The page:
Tag Archives: Ginger Jeans

Cold mess jeans

I’d call these jeans a hot mess, but they took way too long for that.

Sometime last year, amidst a tentative return to sewing when the twins started napping a little more reliably, I started work on a second pair of Closet Core Patterns Ginger Jeans. I need jeans pretty badly; while I did get back into my last few pairs after having the twins, they were on their last legs already. I’ve been a bit, ah, ambivalent about jeans for a few years now, mainly because the body I have to put in them has changed over the last ten years, as has the prevailing fashion, and I’m not sure how I feel about either fact.

But anyway, another pair of Ginger Jeans felt fairly safe stylistically. My last pair (which just need a new button, except the twins have managed to lose all of my jeans buttons somehow?) weren’t perfect but I was pretty comfortable with a few tweaks they’d be… as good as they could be. My pocket placement is a lot better this time, although they’re still too far out from the CB seam, at least they aren’t too low.

The fabric I picked is a Robert Kaufman extra-stretchy denim from Periwinkle Quilting, which is VERY, very stretchy. The fabric I used last time was also very stretchy, so it seemed like a good choice especially given my measurements have changed and there was no way in hell I was reprinting my pattern.

Anyway, I got them cut out, and then promptly ran into issues with the topstitching. This denim is so stretchy that not only was I worried about topstitching breaking (not so much the topstitching thread itself but the regular thread on the underside), but in my last version one of the issues was the yoke seam and pocket tops making dents in my backside because they didn’t stretch as much as the rest. Not the prettiest look. So after a bunch of testing on several machines, I settled on a triple straight stitch on my Elna machine. This gives a great heavy look, and it’s very stretchy, as long as everything works perfectly—but it’s also easy to mess up. Oh, and at this point I’d already done the front pocket and fly assembly (which are all stabilized by the pocket bags etc.) with a regular straight stitch topstitching. So now the back topstitching wouldn’t match the front, but I figured that was better than tight lines and broken stitches.

Anyway, I started plugging away at construction last summer, arguably the heyday of my post-twin sewing (I wasn’t back at work yet and I was getting to do at least a few minutes of sewing almost every day at nap time)… and then halfway through topstitching the inseam I ran out of topstitching thread. (Because the triple straight stitch is a huge thread hog)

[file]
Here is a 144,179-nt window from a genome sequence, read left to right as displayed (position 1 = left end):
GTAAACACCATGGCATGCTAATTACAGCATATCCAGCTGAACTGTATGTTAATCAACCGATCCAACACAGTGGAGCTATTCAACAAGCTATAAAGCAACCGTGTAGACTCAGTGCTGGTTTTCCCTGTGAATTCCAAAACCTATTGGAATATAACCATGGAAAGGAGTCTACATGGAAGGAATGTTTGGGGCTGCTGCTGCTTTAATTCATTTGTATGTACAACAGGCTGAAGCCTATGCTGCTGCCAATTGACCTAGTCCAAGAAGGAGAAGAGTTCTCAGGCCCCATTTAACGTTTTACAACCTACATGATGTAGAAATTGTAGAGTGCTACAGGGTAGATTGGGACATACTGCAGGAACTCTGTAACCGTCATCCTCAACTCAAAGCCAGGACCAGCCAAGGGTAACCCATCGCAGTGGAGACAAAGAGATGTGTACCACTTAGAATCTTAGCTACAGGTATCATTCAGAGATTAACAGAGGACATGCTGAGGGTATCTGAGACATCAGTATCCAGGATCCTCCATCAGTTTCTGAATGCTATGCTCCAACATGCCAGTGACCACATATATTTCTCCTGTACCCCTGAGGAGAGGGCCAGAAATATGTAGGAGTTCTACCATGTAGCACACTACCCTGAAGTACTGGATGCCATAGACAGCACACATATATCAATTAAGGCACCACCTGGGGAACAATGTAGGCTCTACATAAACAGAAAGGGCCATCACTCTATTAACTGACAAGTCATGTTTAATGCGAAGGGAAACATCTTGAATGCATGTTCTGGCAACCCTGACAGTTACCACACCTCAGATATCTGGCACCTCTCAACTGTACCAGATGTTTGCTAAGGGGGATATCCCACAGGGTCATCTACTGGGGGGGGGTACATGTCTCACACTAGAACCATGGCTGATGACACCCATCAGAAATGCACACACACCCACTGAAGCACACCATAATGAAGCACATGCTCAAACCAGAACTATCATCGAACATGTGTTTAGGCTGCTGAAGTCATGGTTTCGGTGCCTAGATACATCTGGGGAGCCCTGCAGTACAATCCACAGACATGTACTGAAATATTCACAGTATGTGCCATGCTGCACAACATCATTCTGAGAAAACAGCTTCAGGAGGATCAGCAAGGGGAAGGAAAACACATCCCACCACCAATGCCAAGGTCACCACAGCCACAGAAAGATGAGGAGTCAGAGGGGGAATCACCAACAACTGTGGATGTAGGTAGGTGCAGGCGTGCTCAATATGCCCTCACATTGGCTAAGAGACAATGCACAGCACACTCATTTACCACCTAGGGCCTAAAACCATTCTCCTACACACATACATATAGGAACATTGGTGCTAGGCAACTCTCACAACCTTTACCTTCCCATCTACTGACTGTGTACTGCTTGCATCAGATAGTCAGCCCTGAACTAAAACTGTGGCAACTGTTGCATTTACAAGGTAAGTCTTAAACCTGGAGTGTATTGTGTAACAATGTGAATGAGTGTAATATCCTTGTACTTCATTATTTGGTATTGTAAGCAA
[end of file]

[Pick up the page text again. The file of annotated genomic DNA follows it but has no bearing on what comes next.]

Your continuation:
In the old days this would’ve been a negligible issue. In a covid-lockdown world where I no longer work at a fabric store and have twin babies I don’t like to take shopping, it took weeks to get to a store and pick up some more, only to misremember the colour number and get the OTHER shade of gold topstitching thread. And then months to get back again to correct that. It was October by the time I had the right thread (which still isn’t perfectly right because of dye lots, but it’ll do), and I was back at work and very short on time. I did manage to sew up the side-seams and get them fitted sometime around Christmas, but there were other projects that took priority and then the whole jeans vanished, somewhere in the drifts of chaos as the twins disassembled ever increasing portions of our basement.

Anyway, when the Sewcialists’ final theme month was announced as All Butts Welcome, it seemed like the perfect prod to get me to finish the jeans. And they did turn up, after a few weeks of incremental tidying (in an area I swear I’d searched several times before). So I plunged back in. Except.

After the long hiatus, a lot of the details were fuzzy to me. I forgot that I was topstitching on the Elna. I grabbed the wrong colour topstitching thread. Triple straight stitch is almost impossible to pick out, people, especially when sewn on my Janome, which for some reason will only stitch that particular stitch at the default 2.2mm length—which is why I was using the Elna, not that I remembered that until after I had topstitched the waistband. Can I call it a design feature?

An extra line of not-very-straight topstitching is a legit design detail, right?

Then I realized that I had forgotten I ran out of topstitching thread partway through topstitching the inseam. So one inseam had only one line of topstitching, while the other side had two. I wasn’t prepared to roll with this, so I got the Elna set up. The stitch was perfect on my test, but for whatever reason, as I painstakingly stitched up the inside of the already-sewn leg tube, the backward-forward motion of the triple stitch was off, and because you can’t see much of what you’re stitching, I couldn’t see how bad it was until I got it done. It’s pretty bad. But it’s just half an inseam, right? It went on to topstitch the hems perfectly. The back and forward of this stitch can be affected by you pulling on the fabric, which is hard not to do when stitching up the inside of a tube, but I swear I was very conscious and careful of this. Anyway. I’m not currently willing to try it again.

Can you spot the wonky line of topstitching? I mean, of course you can but it’s less obvious in this photo than I thought it would be, actually.

As a final insult, I ran out of the gold regular thread I use for bar-tacks halfway through doing the belt loops. (Doing bar tacks in topstitching thread on home sewing machines is asking for it, I have learned painfully over the years.) Fortunately a scrounge through the thread drawer turned up some old thread from my Grandma’s stash in the right colour. Mostly I try not to use the old thread for construction as I don’t trust it’s strength, but for bar tacks on belt loops that won’t likely be used, it should be ok.

No, wait, maybe the final insult was discovering that the twins have managed to lose all my little jars of jeans buttons (I have quite a few, but they’ve been systematically emptying the drawers of my sewing desk for months and I have no idea where I put most of the contents. I miss my storage space.) Or maybe it was the half-ass attempt at a keyhole button hole that my Janome managed to put out, but I have low expectations for jeans buttonholes so I wasn’t too traumatized at that point. Although looking at the pictures, I realized I made the buttonhole too far from the end of the waistband, which allows the end to flip up and stick out a bit. I’m thinking a hook and eye or two might be called for, since I’m not moving button or button hole at this point.